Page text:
[swift-evolution] Strings in Swift 4

Xiaodi Wu xiaodi.wu at gmail.com
Tue Jan 31 16:04:01 CST 2017

On Tue, Jan 31, 2017 at 3:36 PM, David Sweeris via swift-evolution <
swift-evolution at swift.org> wrote:

> On Jan 31, 2017, at 11:32, Jaden Geller via swift-evolution <
> swift-evolution at swift.org> wrote:
> I think that is perfectly reasonable, but then it seems weird to be able
> to iterate over it (with no upper bound) independently of a collection). It
> would surprise me if
> ```
> for x in arr[arr.startIndex…] { print(x) }
> ```
> yielded different results than
> ```
> for i in arr.startIndex… { print(arr[i]) } // CRASH
> ```
> which it does under this model.
> (I *think* this how it works... semantically, anyway) Since the upper
> bound isn't specified, it's inferred from the context.
> In the first case, the context is as an index into an array, so the upper
> bound is inferred to be the last valid index.
> In the second case, there is no context, so it goes to Int.max. Then,
> *after* the "wrong" context has been established, you try to index an
> array with numbers from the too-large range.
> Semantically speaking, they're pretty different operations. Why is it
> surprising that they have different results?

I must say, I was originally rather fond of `0...` as a spelling, but IMO,
Jaden and others have pointed out a real semantic issue.

A range is, to put it simply, the "stuff" between two end points. A "range
with no upper bound" _has to be_ one that continues forever. The upper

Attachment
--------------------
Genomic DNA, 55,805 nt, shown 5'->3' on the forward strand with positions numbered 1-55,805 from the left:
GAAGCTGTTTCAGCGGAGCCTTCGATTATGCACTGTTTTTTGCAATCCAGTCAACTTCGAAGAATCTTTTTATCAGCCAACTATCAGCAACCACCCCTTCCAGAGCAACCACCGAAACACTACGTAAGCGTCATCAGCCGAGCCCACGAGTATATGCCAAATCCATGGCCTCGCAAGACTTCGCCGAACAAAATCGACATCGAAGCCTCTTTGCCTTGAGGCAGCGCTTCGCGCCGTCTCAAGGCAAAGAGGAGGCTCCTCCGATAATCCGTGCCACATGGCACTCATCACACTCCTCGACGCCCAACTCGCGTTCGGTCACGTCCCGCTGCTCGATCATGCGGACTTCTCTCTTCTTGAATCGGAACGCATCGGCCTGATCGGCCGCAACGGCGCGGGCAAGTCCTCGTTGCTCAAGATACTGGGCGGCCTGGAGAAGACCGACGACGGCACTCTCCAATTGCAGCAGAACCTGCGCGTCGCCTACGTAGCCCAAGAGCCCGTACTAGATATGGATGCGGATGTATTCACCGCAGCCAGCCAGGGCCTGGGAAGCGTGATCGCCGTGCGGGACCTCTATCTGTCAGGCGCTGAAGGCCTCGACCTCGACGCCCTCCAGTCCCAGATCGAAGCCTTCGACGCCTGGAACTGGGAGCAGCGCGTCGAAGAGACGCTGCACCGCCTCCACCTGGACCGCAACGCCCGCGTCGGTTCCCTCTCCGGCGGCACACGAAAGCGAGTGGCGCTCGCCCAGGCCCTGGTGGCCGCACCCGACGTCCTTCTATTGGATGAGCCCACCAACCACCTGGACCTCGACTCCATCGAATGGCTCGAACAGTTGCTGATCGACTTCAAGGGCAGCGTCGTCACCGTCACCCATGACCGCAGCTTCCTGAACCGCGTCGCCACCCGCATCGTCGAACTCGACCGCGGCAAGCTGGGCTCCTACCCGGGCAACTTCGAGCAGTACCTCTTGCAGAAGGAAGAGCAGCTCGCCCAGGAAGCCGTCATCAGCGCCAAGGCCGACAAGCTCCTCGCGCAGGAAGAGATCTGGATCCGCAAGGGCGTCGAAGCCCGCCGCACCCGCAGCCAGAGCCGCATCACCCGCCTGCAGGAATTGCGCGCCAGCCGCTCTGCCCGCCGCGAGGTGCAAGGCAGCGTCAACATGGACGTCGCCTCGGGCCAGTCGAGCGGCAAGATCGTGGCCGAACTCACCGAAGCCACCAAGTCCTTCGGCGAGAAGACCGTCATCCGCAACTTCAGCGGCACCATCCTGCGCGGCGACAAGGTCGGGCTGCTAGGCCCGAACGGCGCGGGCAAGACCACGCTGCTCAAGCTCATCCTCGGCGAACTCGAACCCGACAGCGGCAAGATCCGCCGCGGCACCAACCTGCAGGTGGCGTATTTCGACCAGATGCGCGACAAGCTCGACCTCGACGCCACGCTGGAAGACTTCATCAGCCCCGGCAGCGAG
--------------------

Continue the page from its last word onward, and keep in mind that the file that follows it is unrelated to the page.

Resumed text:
bound _must_ be infinity. What Dave Abrahams has described does not have
the semantics of a range with no upper bound. He's describing a standalone
lower bound with no "stuff." It stands to reason that such a type should
not be a sequence at all. But we already use particular types for upper and
lower bounds that aren't sequences, and they're plain numeric types.
Therefore I'd conclude that `arr[upTo: i]` is the most consistent spelling.
It also yields the sensible result that `arr[from: i][upTo: j] == arr[upTo:
j][from: i] == arr[i..<j]`.

If `0...` is to have the semantics of a range with no upper bound, I would
expect `for i in 0...` to be an infinite loop, equivalent to `for i in
stride(from: 0, through: Int.max, by: 1)` for Int.max+1 iterations and then
trapping. Which is, well, silly. I'm coming around to thinking that `0...`
is a sexy notation for something we don't need and a poor notation for
something that's more cleanly expressed by plain numbers.

- Dave Sweeris
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